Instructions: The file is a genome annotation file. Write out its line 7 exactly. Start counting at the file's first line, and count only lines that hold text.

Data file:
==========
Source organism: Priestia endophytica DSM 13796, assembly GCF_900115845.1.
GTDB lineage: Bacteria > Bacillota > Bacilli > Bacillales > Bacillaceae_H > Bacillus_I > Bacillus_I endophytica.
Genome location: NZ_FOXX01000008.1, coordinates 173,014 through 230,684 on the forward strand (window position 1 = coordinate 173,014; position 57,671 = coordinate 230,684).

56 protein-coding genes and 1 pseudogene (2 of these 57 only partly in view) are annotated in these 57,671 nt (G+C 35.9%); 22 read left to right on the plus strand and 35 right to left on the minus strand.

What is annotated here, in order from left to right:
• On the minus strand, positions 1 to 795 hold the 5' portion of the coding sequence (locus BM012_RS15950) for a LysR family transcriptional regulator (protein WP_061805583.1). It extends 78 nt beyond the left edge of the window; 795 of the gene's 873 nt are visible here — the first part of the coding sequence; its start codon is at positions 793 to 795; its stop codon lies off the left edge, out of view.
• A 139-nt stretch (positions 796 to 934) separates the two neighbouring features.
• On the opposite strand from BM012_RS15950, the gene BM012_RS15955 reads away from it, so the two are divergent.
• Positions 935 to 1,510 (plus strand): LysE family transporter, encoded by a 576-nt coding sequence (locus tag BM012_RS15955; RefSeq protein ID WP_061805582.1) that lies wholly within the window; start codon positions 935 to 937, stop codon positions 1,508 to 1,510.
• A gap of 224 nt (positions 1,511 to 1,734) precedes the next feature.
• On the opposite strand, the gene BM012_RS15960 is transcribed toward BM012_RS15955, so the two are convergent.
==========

• A 139-nt stretch (positions 796 to 934) separates the two neighbouring features.